How long can Brexit remain a taboo subject?
It is quite hard to believe that the vote on the UK’s continued membership of the European Union took place on 23 June 2016, six and a half years ago. That is probably because the tortuous process to negotiate the country’s way out of the EU took until withdrawal on 31 January 2020 and, even then, there was an eleven month transition period to allow frictionless trade to continue whilst post-Brexit arrangements were finalised.
The Leave vote (by 52% to 48%) was, as the voting figures indicate, hugely divisive with almost half of voters wanting to stay in the EU. David Cameron immediately resigned as Prime Minister; and the Brexit negotiations led to the downfall of another PM when Theresa May resigned in July 2019. Her successor, Boris Johnson, achieved a large majority at the General Election of December 2019 by vowing to “Get Brexit Done”, which led to the January 2020 final withdrawal and the end of the transition period in December 2020.
The total Leave vote was 17,410,742 out of a total registered electorate of 46,500,001. Scotland voted overwhelmingly for Remain, as did most of Northern Ireland where particular issues arose because of the land border with the Republic of Ireland, a staunch EU member. That resulted in the very controversial Northern Ireland Protocol, which has threatened peace in the province and left it without a devolved executive. It is a continuing problem which remains for the current UK Prime Minister Rishi Sunak, who succeeded the short-lived PM Liz Truss.
You may have noticed from the above that the country has been through five Conservative leaders since the referendum in 2016, not to mention the Covid-19 pandemic, renewed efforts by the Scottish Nationalists to call another independence vote in Scotland, the war in Ukraine, soaring energy bills and a big hike in food prices.
Amidst all of that political mayhem, you might be wondering what happened to the great promises made for Brexit prior to the 2016 vote. It would take a much longer piece than this to list all the pledges and to tell you whether they have been fulfilled, or are ever likely to be. Accordingly, I will focus on food and the role it is playing in the current cost-of-living crisis.
Researchers from the London School of Economics have estimated that Brexit added almost £6 billion to UK food bills, or £210 for the average household, in the two years of 2020-2021. This equates to food prices rising by 3% in each of those two years. The LSE report also indicates that the poorest households felt the largest cost of living increase.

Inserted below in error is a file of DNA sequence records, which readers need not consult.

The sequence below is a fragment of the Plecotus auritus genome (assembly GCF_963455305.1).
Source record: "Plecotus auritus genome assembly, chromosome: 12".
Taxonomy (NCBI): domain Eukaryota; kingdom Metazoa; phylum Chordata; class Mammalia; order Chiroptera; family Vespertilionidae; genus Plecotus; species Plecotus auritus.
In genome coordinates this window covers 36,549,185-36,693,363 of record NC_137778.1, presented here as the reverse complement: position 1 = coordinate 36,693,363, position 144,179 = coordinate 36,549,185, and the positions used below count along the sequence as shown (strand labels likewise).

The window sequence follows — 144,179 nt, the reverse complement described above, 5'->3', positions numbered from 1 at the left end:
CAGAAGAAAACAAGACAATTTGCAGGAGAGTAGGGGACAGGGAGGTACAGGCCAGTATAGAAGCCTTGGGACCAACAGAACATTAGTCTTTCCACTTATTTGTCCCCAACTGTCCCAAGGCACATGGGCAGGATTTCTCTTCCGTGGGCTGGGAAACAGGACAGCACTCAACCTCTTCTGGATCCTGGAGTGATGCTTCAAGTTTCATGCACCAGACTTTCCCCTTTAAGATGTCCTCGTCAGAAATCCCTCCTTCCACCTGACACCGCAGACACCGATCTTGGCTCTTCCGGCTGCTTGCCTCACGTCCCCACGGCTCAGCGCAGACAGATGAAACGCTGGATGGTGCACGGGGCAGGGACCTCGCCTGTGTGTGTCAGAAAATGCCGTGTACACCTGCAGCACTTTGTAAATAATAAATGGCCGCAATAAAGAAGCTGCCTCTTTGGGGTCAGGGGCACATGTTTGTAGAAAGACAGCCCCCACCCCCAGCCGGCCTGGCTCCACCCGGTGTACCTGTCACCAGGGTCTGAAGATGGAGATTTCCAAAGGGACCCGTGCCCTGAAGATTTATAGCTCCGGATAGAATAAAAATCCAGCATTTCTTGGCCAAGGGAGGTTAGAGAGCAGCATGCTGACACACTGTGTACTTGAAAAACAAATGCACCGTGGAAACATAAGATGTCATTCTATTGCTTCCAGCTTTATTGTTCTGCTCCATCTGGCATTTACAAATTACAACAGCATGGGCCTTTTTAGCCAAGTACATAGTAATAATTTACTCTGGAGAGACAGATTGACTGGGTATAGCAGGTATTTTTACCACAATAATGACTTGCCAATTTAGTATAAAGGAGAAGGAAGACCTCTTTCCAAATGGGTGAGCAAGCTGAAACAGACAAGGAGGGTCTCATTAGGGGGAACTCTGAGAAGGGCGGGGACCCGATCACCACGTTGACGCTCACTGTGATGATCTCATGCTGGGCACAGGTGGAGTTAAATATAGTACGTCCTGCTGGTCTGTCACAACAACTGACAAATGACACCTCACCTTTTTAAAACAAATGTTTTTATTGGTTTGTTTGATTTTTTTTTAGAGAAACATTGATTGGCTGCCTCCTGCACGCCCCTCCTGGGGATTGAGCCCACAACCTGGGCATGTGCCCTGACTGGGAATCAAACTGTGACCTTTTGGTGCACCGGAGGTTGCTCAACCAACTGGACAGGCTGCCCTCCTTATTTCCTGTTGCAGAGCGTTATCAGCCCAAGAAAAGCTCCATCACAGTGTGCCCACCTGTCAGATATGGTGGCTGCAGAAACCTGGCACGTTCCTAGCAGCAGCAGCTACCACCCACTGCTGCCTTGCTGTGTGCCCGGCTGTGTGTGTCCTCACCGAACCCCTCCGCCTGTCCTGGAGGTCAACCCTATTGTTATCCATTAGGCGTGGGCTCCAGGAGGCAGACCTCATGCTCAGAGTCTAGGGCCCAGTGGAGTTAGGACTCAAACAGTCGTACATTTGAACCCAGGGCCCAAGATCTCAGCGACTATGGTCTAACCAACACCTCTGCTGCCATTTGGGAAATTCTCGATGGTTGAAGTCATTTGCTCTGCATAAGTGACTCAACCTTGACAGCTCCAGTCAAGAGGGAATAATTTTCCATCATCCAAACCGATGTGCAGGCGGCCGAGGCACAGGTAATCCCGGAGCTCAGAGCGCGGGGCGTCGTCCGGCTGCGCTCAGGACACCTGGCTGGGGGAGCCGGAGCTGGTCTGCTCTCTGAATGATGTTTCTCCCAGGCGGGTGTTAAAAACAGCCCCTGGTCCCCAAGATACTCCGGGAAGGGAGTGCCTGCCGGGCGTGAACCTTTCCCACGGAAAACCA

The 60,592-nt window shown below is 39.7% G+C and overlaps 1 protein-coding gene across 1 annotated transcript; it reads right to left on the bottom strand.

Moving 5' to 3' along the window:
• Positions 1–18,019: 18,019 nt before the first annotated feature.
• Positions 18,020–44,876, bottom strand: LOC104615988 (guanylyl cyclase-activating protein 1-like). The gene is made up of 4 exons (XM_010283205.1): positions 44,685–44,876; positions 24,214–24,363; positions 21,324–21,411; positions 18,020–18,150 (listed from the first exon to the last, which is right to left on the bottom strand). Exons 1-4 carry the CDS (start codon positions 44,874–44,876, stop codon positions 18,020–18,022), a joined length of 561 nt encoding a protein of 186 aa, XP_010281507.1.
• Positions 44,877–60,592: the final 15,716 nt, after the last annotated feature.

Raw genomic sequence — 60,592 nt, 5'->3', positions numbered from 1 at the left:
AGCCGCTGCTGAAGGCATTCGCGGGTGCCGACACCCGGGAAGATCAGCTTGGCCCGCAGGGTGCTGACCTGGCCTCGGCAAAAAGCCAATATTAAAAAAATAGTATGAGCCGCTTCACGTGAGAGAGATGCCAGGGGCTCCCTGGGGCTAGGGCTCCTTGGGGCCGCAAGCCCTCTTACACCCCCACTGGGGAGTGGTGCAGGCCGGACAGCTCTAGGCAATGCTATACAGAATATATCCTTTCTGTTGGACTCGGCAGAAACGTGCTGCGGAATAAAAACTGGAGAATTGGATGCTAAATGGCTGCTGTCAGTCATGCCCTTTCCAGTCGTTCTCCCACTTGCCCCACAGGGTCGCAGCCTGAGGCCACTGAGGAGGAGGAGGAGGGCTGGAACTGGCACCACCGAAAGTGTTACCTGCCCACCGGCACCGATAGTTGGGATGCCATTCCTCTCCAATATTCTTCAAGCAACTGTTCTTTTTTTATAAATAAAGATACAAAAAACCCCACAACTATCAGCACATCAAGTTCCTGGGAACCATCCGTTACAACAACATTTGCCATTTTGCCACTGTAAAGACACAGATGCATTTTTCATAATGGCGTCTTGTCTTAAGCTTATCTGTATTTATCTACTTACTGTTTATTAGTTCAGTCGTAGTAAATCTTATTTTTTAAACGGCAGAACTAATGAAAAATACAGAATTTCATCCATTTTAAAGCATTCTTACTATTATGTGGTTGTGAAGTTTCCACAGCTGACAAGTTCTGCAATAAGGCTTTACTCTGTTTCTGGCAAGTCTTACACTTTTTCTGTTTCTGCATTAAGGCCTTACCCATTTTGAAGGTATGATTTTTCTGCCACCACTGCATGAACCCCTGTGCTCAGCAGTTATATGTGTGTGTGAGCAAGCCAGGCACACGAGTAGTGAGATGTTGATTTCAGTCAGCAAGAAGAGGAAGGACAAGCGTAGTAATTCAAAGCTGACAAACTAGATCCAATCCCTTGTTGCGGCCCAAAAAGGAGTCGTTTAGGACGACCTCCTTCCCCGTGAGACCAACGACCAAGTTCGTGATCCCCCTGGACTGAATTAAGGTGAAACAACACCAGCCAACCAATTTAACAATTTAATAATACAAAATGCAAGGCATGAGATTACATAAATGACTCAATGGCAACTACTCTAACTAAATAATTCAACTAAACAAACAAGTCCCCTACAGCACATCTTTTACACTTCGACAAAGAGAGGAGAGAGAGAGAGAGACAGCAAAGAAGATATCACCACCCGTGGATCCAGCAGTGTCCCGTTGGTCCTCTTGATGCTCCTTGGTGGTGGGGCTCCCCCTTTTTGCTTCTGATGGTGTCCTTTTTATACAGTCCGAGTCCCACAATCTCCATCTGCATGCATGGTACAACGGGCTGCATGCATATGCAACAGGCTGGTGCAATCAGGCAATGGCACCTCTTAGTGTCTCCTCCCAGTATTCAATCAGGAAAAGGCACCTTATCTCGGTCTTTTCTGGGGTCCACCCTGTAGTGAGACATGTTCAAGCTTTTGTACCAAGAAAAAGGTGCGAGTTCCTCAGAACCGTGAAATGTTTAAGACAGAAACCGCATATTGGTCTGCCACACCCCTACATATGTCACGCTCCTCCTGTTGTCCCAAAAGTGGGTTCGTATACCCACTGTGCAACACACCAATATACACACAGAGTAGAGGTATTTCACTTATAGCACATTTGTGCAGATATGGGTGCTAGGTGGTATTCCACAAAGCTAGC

Despite the claims which were made before the referendum, none of this should be very surprising as, prior to the vote, 77% of food imports were from the EU. Certain products, such as fresh red meat, have high non-tariff barrier costs due to the additional paperwork and regulatory checks. Inevitably, these extra costs have been passed on to consumers and fuelled the cost of living surge.
Food may be a smaller proportion of household budgets than energy costs, but the increases in food prices are very visible to consumers shopping at least once a week and often several times.
96% of adults have blamed rising food prices as the main reason for the cost of living crisis and, with the British Retail Consortium reporting food price inflation of 12.4% in November 2022, it is not hard to see why. Again low-income families, spending a higher proportion of income on food, will be feeling it the most.
Overall, UK inflation has reached 11%, the highest in 40 years, and hard-pressed families are really struggling. This can be seen in the dramatic rise in food banks, supporting not just those out of work but also those in employment who cannot make ends meet.
Against this backcloth you might have expected there to be a renewed discussion about the impact that Brexit is having on the economy. According to a recent poll for the Observer, 66% of those polled think Brexit has gone badly, whereas just 22% think it has gone well. Perhaps not surprisingly, around half of Conservative voters remain positive about Brexit, but, even among their ranks, 39% think it has gone badly.
If prices are going up, the spotlight falls on the value of the pound in your purse or pocket to pay for the increases. Sadly, there is no good news there as the fall in the value of the pound after the 2016 referendum was the biggest depreciation for any of the world’s four major currencies since 1944, according to the newest member of the Bank of England Monetary Policy Committee.
It is probably not hard to understand why those Conservatives who campaigned so robustly for Brexit want to keep quiet about its effects. Maybe more difficult to understand is the position of Labour, the main opposition party, which is also keen not to revive discussion about the merits of leaving the EU. With the next General Election to take place no later than January 2025, and with the opinion polls strongly in their favour, Labour prefer to focus on the shortcomings of the government than risk alienating those ‘Red Wall’ parts of the country which voted Leave.
It may be a pragmatic stance taken by Labour leader Keir Starmer, and may fend off the pro-Remain stick the Conservatives would use to beat the Opposition; but the economic price being paid by the UK for Brexit is only going to get worse and this issue cannot be swept under the carpet for much longer.